Apart from giving me the best summer perching I’ve ever had, this period taught me invaluable lessons about perch behaviour and preferred habitats. But first, here are the numbers. I fished  that shallower area 21 times between August 1st and mid October. Seven of those trips were blanks, which proved just as instructive as the catches did. I had 13 perch between 3lb 1oz and 3lb 14oz, averaging out at about 3½lbs. I also had 5 two’s up to 2lbz 15oz. All the takes were fast full blooded runs, but regrettably I had another 10 takes which didn’t produce a fish: in each case some heavy head shaking was experienced before the perch came adrift. Deducting the seven blank sessions meant I had a total of 28 takes in just 14 trips. That’s outstanding results by any standards.

Before continuing I’d like to take you back twenty two years to the year 2000. That was the year I devoted a whole season to catching river perch. My aim was to try to catch thirty 3lb perch in one season, as I didn’t think it had ever been done before. Ultimately I caught 88 fish over 2lbs of which 34 were over 3lbs. Only about a dozen were Trent fish, the rest were from the Derbyshire Derwent. The majority of those were perch in winter mode, i.e taken on worms in the last two hours of daylight.        Long before the angling media pundits started telling us what was the best time of day for winter perch I had discovered that light levels were the trigger, with the fish waiting for the falling light and feeding until that light was gone; occasionally even a half hour into darkness. I also fished through a period of rapidly falling water temperatures, starting at 41ºf (5ºc). I kept on catching as it got steadily colder, getting good perch at all temperatures down to 36ºf (just over 2ºc). Below that I blanked, so I now knew the limits.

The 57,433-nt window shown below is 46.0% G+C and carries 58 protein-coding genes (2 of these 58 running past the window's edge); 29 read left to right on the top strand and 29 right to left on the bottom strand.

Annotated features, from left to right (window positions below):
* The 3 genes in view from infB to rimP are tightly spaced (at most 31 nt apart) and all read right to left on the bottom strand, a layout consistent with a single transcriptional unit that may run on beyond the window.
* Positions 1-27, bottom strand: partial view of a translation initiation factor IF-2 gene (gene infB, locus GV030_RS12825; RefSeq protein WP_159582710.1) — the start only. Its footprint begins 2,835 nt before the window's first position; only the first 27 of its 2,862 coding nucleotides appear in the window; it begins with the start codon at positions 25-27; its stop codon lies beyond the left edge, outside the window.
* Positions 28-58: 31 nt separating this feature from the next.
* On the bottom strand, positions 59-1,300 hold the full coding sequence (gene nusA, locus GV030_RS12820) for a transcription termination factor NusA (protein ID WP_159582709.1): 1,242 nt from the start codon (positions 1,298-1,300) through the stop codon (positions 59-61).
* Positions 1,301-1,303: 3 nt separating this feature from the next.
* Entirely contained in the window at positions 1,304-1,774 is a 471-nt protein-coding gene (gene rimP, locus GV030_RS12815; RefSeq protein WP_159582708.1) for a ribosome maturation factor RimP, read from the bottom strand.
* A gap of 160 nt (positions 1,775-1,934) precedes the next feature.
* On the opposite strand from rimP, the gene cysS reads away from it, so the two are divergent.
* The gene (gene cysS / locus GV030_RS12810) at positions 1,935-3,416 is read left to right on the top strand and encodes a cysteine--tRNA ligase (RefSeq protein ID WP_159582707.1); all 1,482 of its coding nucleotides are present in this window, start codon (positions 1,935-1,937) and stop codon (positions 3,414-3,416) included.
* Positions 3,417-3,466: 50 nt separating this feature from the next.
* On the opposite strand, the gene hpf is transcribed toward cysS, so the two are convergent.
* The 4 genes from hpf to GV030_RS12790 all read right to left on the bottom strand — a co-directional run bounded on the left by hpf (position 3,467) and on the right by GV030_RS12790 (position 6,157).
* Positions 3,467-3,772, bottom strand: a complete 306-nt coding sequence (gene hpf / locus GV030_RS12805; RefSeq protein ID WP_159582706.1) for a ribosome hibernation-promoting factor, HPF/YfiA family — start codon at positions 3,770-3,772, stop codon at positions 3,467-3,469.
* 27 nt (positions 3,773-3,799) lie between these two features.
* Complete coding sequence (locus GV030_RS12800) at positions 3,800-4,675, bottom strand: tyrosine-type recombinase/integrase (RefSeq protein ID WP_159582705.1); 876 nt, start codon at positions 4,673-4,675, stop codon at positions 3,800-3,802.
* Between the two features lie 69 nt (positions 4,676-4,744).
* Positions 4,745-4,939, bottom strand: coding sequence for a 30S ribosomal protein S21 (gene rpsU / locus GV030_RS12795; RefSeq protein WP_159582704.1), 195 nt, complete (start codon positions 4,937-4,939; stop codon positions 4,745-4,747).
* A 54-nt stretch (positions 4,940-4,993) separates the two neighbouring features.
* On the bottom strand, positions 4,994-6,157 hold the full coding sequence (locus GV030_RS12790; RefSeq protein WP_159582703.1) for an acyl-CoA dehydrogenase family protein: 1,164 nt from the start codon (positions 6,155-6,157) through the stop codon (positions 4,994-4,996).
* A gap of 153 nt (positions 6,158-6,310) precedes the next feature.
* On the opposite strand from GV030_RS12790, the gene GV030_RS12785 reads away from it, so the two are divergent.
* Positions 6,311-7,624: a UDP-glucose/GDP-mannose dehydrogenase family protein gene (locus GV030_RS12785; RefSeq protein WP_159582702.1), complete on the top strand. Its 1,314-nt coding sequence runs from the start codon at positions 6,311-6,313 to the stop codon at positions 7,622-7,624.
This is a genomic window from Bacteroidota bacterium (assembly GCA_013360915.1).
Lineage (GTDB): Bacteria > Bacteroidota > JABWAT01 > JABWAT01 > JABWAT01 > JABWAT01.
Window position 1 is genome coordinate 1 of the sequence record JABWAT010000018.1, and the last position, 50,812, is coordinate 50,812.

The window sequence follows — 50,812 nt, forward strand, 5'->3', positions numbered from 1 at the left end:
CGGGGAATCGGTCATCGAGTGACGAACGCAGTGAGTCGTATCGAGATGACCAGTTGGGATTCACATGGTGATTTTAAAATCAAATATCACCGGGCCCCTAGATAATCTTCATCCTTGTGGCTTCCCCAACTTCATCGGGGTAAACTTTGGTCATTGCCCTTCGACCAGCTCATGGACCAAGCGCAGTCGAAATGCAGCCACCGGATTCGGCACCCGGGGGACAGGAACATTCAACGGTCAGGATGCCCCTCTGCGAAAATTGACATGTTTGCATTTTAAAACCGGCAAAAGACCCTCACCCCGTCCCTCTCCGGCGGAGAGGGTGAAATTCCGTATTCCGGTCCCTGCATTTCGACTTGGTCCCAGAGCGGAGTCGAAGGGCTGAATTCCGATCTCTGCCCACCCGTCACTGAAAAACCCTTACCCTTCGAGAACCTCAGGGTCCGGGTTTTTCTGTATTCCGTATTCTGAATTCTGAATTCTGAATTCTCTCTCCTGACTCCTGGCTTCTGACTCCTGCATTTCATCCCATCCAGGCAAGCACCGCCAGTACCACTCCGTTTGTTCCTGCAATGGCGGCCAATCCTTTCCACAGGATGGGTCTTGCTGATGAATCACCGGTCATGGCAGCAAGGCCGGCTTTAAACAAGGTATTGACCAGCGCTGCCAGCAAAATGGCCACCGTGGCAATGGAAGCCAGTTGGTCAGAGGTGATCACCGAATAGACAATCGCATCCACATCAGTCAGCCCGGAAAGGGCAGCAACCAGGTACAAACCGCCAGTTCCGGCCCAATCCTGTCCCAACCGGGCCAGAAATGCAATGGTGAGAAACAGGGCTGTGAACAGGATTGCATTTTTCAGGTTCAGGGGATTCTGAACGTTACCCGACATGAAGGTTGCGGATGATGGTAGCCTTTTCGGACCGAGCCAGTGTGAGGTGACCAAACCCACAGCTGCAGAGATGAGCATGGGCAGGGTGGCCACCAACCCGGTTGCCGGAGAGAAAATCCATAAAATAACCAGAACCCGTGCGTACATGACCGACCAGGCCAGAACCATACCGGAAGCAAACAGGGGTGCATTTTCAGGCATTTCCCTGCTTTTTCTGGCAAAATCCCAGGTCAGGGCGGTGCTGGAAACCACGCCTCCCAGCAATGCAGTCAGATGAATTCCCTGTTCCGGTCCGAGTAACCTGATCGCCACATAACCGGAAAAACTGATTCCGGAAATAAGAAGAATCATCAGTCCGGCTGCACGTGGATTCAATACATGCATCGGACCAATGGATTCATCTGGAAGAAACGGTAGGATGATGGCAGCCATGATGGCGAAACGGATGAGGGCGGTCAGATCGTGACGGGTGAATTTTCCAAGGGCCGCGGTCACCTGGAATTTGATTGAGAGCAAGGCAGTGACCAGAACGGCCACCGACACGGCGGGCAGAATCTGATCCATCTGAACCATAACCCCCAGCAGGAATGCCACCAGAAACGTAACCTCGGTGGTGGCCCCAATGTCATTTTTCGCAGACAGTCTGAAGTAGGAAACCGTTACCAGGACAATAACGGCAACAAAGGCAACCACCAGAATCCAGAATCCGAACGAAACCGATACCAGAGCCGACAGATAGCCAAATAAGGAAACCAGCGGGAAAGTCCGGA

The point of this trip down memory lane was that catching so many fish made it possible to sort out the winter behaviour of river perch in just one season. Now, all these years later the Trent catches (and blanks) have taught me the same lesson. Perch will feed in very high water temperatures right up to 70ºf, with the cut off point around 72ºf (approximately 22ºc). The biggest step forward I made concerned light levels again, this time the other way round. I’ve been catching big perch in bright sunshine for many years, but very few of them were taken before 1pm, and none at all in the evening; say after 5.30pm. That’s because the fish wait until the sun is high enough for their preferred light penetration, and then cease feeding when the angle of that light gets too low: the exact opposite of winter perch. I have still never caught a big perch on a summers evening.